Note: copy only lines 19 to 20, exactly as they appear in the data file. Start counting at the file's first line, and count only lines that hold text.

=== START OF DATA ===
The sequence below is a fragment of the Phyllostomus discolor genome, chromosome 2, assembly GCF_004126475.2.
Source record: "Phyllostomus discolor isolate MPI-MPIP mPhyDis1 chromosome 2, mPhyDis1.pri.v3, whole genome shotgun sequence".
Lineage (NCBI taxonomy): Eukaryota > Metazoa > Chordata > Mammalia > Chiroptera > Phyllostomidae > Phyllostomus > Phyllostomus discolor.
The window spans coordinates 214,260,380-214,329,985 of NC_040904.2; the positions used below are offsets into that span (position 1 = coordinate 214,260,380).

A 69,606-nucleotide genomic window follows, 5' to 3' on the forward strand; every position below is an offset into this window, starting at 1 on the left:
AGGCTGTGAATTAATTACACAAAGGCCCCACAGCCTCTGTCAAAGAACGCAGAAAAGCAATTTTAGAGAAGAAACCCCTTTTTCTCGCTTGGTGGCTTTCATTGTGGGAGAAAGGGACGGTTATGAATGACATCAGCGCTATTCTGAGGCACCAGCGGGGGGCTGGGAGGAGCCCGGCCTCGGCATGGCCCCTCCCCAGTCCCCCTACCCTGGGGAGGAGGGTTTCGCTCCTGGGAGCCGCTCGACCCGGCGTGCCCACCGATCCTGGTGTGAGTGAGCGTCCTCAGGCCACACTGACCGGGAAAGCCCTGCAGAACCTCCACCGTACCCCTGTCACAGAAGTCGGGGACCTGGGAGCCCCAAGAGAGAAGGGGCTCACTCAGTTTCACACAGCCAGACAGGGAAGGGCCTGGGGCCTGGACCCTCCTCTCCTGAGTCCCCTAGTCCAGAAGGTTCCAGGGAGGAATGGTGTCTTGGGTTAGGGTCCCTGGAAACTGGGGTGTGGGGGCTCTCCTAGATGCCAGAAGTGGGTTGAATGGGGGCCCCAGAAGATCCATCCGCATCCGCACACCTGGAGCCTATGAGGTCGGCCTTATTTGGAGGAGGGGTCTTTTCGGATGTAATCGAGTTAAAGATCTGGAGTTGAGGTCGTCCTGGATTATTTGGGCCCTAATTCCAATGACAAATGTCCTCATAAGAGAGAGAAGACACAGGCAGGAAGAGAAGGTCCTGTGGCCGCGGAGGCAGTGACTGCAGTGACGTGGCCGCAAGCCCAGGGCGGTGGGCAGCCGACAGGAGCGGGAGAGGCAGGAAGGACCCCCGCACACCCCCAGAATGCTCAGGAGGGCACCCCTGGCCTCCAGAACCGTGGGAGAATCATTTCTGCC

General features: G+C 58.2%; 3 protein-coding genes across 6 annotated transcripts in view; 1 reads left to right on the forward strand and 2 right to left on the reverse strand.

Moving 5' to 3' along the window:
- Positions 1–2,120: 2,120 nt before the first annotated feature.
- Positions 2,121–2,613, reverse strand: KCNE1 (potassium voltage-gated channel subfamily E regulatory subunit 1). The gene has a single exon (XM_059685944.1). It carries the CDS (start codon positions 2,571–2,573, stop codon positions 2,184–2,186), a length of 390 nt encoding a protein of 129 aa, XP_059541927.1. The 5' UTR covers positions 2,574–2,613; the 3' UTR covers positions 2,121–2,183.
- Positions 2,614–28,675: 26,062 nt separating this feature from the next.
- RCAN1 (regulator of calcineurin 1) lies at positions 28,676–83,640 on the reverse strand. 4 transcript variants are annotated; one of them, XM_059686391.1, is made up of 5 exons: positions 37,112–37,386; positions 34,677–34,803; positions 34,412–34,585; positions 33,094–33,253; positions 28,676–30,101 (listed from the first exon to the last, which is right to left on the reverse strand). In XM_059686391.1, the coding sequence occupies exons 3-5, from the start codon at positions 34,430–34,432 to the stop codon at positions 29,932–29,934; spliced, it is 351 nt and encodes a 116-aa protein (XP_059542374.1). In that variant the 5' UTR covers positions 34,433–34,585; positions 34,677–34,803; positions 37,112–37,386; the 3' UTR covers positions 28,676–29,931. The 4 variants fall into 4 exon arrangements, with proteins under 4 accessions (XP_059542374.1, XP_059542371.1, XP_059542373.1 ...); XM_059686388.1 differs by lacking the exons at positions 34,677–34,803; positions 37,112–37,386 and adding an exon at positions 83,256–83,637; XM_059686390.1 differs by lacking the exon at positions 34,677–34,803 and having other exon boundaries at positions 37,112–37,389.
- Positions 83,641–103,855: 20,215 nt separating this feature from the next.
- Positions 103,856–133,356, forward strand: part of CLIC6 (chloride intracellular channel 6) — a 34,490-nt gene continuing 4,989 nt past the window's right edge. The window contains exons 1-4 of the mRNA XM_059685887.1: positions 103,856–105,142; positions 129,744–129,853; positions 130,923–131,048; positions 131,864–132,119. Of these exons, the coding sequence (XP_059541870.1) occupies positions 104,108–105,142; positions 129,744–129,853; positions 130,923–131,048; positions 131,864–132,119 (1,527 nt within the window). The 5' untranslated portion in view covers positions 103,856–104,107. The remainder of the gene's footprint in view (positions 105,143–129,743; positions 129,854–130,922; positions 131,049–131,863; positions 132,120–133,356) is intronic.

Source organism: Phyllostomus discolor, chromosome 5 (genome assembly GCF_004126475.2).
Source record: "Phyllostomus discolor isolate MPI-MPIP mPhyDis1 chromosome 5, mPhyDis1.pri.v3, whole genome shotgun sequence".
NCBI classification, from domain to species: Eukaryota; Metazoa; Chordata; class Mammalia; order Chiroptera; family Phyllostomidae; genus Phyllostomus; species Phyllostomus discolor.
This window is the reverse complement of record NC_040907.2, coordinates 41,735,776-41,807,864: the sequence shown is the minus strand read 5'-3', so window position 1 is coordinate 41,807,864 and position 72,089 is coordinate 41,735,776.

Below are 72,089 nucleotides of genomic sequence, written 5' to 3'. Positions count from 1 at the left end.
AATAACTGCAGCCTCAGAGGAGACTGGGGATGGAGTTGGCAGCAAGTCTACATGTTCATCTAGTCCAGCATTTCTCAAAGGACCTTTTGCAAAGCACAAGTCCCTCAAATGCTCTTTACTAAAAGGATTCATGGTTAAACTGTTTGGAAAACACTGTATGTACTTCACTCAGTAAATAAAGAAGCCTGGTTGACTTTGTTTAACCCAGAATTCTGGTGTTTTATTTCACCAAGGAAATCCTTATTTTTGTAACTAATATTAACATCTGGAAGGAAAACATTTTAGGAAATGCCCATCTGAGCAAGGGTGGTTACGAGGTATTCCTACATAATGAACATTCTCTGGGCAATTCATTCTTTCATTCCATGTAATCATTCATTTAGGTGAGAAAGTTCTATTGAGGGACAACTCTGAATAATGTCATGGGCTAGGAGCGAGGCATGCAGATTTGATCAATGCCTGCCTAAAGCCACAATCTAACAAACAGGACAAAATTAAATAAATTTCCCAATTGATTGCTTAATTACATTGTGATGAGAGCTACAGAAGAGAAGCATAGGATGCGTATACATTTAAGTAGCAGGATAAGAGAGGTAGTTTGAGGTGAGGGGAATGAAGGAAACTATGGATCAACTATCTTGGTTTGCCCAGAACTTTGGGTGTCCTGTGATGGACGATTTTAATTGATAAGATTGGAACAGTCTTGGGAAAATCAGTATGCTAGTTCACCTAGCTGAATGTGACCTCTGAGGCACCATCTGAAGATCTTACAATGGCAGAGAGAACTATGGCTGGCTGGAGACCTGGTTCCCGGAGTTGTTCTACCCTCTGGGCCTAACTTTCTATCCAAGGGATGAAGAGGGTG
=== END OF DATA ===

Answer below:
Below are 72,089 nucleotides of genomic sequence, written 5' to 3'. Positions count from 1 at the left end.
AATAACTGCAGCCTCAGAGGAGACTGGGGATGGAGTTGGCAGCAAGTCTACATGTTCATCTAGTCCAGCATTTCTCAAAGGACCTTTTGCAAAGCACAAGTCCCTCAAATGCTCTTTACTAAAAGGATTCATGGTTAAACTGTTTGGAAAACACTGTATGTACTTCACTCAGTAAATAAAGAAGCCTGGTTGACTTTGTTTAACCCAGAATTCTGGTGTTTTATTTCACCAAGGAAATCCTTATTTTTGTAACTAATATTAACATCTGGAAGGAAAACATTTTAGGAAATGCCCATCTGAGCAAGGGTGGTTACGAGGTATTCCTACATAATGAACATTCTCTGGGCAATTCATTCTTTCATTCCATGTAATCATTCATTTAGGTGAGAAAGTTCTATTGAGGGACAACTCTGAATAATGTCATGGGCTAGGAGCGAGGCATGCAGATTTGATCAATGCCTGCCTAAAGCCACAATCTAACAAACAGGACAAAATTAAATAAATTTCCCAATTGATTGCTTAATTACATTGTGATGAGAGCTACAGAAGAGAAGCATAGGATGCGTATACATTTAAGTAGCAGGATAAGAGAGGTAGTTTGAGGTGAGGGGAATGAAGGAAACTATGGATCAACTATCTTGGTTTGCCCAGAACTTTGGGTGTCCTGTGATGGACGATTTTAATTGATAAGATTGGAACAGTCTTGGGAAAATCAGTATGCTAGTTCACCTAGCTGAATGTGACCTCTGAGGCACCATCTGAAGATCTTACAATGGCAGAGAGAACTATGGCTGGCTGGAGACCTGGTTCCCGGAGTTGTTCTACCCTCTGGGCCTAACTTTCTATCCAAGGGATGAAGAGGGTG